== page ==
The covenant established no spiritual relation between Abraham and his offspring; still less does it establish a spiritual relation between every believer and his babes. Abraham was not the spiritual father of his own natural offspring, for spiritual qualities cannot be propagated by carnal generation. Was he the spiritual father of Ishmael? Was he the spiritual father of Esau? No, indeed; instead, Abraham was "the father of all them that believe" (Rom. 4:11). So far as his natural descendants were concerned, Scripture declares that Abraham was "the father of circumcision to them who are not of the circumcision only, but who also walk in the steps of that faith of our father Abraham, which he had being yet uncircumcised" (Rom. 4:12). What could be plainer? Let us beware of adding to God’s Word. No theory or practice, no matter how venerable it be or how widely held, is tenable, if no clear Scripture can be found to warrant and establish it.

The question may be asked, But are not Christians under the Abrahamic covenant? In the entire absence of any word in Scripture affirming that they are, we answer No.
I have a lot of respect for Arthur Pink but I think this certainly wasn't one of his better expositions.

He doesn't seem to see how paedo-baptists understand the Abrahamic covenant to have its fulfillment in Christ. The promise of the blessing of Abraham's 'seed' is never taken to refer to all believers but to Christ himself. It is then Christ who administers these benefits to all believers. Here is how Paul looks at the covenant made with Abraham in Galatians 3:16-18:

16 Now the promises were made to Abraham and to his offspring. It does not say, "And to offsprings," referring to many, but referring to one, "And to your offspring," who is Christ. 17 This is what I mean: the law, which came 430 years afterward, does not annul a covenant previously ratified by God, so as to make the promise void. 18 For if the inheritance comes by the law, it no longer comes by promise; but God gave it to Abraham by a promise.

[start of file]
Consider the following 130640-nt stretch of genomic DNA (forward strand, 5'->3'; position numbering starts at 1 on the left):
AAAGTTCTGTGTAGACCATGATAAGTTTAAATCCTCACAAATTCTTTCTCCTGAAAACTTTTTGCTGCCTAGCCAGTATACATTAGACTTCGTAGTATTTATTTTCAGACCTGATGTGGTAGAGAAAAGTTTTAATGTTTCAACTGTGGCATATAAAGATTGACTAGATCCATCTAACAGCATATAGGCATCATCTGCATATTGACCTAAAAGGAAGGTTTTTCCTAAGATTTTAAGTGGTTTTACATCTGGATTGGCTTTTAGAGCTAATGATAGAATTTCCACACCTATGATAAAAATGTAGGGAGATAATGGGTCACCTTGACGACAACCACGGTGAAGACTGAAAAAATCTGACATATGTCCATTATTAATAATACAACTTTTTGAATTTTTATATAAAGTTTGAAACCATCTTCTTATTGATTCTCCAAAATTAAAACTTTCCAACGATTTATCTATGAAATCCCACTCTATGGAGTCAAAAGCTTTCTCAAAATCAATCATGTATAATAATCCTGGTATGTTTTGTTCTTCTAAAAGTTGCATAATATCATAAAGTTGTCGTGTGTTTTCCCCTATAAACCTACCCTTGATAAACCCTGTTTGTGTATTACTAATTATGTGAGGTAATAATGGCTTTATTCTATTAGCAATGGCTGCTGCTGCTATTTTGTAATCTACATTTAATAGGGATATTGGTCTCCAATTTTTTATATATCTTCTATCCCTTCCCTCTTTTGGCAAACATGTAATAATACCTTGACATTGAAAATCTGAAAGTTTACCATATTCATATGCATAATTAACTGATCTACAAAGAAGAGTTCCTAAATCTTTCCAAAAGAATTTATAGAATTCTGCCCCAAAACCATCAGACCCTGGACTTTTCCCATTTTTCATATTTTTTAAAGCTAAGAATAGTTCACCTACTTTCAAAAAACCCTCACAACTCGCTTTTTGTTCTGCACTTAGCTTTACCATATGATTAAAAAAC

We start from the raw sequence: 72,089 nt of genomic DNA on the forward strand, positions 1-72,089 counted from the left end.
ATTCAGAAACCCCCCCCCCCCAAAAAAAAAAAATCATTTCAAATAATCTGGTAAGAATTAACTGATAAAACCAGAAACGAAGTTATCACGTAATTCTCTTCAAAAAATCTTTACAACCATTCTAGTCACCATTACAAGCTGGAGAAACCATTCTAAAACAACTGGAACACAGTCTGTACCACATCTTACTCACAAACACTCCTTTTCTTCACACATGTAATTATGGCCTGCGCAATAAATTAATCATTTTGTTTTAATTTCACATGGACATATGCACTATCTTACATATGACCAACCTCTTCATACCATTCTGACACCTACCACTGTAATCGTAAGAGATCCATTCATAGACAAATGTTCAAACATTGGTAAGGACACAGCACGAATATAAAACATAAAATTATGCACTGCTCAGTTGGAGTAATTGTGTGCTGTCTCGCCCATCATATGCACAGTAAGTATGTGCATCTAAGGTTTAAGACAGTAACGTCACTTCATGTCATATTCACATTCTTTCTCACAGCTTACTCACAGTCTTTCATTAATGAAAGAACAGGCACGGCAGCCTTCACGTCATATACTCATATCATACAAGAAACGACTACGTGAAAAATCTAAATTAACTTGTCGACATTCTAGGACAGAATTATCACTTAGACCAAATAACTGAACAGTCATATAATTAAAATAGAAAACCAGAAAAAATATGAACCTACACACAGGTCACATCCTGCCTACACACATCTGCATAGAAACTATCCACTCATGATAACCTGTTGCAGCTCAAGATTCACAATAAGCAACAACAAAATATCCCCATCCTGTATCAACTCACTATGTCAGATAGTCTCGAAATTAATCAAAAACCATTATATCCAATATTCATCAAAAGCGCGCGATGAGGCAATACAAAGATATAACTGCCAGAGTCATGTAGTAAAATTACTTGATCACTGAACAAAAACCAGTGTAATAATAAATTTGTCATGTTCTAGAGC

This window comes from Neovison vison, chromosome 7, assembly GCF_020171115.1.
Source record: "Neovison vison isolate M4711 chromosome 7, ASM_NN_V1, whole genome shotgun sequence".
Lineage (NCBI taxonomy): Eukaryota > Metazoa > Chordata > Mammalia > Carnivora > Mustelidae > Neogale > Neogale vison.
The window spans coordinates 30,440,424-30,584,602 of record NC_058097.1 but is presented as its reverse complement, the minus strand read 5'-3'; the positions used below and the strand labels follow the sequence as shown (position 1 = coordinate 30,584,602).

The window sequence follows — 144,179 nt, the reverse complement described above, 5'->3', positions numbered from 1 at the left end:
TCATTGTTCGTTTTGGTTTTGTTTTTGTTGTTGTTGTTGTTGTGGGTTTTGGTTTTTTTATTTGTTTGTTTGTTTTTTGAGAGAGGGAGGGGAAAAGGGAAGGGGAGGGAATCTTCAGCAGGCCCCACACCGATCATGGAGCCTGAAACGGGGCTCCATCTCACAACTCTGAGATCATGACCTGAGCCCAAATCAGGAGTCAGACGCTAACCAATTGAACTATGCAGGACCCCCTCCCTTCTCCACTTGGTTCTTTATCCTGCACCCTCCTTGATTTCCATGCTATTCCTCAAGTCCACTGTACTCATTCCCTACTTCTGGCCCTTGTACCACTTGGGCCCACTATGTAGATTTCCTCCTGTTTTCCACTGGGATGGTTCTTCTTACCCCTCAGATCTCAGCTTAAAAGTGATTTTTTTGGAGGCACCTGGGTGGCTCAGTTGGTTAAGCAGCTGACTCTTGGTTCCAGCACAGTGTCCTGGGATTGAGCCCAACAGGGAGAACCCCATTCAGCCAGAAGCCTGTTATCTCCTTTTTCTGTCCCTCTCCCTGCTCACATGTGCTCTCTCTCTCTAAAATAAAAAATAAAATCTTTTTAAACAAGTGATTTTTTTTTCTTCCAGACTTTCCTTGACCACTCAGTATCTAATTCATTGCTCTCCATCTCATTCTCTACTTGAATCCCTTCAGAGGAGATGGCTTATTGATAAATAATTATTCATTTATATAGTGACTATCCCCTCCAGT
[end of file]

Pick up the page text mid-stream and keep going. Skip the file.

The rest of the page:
Also, I think that he completely misunderstands the paedo-baptist position. Not everyone who receives the sign of the covenant is elect. Just as circumcision was administered to believer and unbeliever (as the children would later become), so also baptism is administered to both those who will believe and those who won't.

His final point about there being no scriptures to support the fact that the Abrahamic promises apply to all Christians is baffling. We just need to see how it applies through Christ in Galatians 3:13-14:

"13 Christ redeemed us from the curse of the law by becoming a curse for us—for it is written, "Cursed is everyone who is hanged on a tree"— 14 so that in Christ Jesus the blessing of Abraham might come to the Gentiles, so that we might receive the promised Spirit through faith."

Even the Westminster Confession VII:6 shows the continuity of God's promise of grace from the Old Testament believers to the New.

"...There are not therefore two covenants of grace, differing in substance, but one and the same, under various dispensations."
I am a bit rushed, and I am sure that this will get adequate treatment -- as such treatment has already begun in Keith's remarks -- so I'll only note the following: